The researchers said they could not be sure who was behind the campaign, which began in September, or if it was successful. But the precision targeting and careful efforts to leave no tracks bore “the potential hallmarks of nation-state tradecraft,” they said in a blog post-Thursday.
The campaign’s targets, in countries including Germany, Italy, South Korea and Taiwan, are likely associated with the development of the “cold chain” needed to ensure coronavirus vaccines get the nonstop sterile refrigeration they need to be effective for the nearly 3 billion people who live where temperature-controlled storage is insufficient, IBM said.
“Think of it as the bloodline that will be supplying the most vital vaccines globally,” said Claire Zaboeva, an IBM analyst involved in the detection.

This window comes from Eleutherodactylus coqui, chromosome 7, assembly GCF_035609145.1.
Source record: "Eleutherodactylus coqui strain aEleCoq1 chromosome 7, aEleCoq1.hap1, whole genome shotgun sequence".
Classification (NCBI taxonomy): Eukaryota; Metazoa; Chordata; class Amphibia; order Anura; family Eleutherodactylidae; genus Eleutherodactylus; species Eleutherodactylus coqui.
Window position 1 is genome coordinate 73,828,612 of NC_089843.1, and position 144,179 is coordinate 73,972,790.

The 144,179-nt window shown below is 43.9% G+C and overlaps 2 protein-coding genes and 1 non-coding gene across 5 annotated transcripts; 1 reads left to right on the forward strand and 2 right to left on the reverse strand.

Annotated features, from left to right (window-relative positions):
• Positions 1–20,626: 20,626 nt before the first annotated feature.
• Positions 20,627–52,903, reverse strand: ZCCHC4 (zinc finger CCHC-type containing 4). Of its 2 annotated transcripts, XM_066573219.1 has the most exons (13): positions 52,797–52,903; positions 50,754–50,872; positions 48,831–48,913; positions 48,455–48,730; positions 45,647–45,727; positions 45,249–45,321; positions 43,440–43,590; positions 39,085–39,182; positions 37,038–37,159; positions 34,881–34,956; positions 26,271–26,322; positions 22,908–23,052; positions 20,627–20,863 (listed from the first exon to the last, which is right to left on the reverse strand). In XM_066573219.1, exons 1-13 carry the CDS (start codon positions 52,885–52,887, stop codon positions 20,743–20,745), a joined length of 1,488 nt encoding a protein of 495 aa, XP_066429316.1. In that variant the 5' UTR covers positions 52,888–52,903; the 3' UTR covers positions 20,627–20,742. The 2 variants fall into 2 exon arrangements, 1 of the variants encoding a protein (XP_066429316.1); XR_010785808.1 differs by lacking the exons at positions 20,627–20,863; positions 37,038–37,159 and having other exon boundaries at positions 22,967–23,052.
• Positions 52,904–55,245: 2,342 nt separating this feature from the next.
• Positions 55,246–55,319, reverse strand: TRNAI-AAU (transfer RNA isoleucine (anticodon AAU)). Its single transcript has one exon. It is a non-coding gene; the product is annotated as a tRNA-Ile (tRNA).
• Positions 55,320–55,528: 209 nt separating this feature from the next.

Whoever is behind the operation could be motivated by a desire to learn how the vaccines are best able to be shipped and stored — the entire refrigeration process — in order to copy it, said Nick Rossmann, the IBM team’s global threat intelligence lead. Or they might want to be able to undermine a vaccine’s legitimacy or launch a disruptive or destructive attack, he added.
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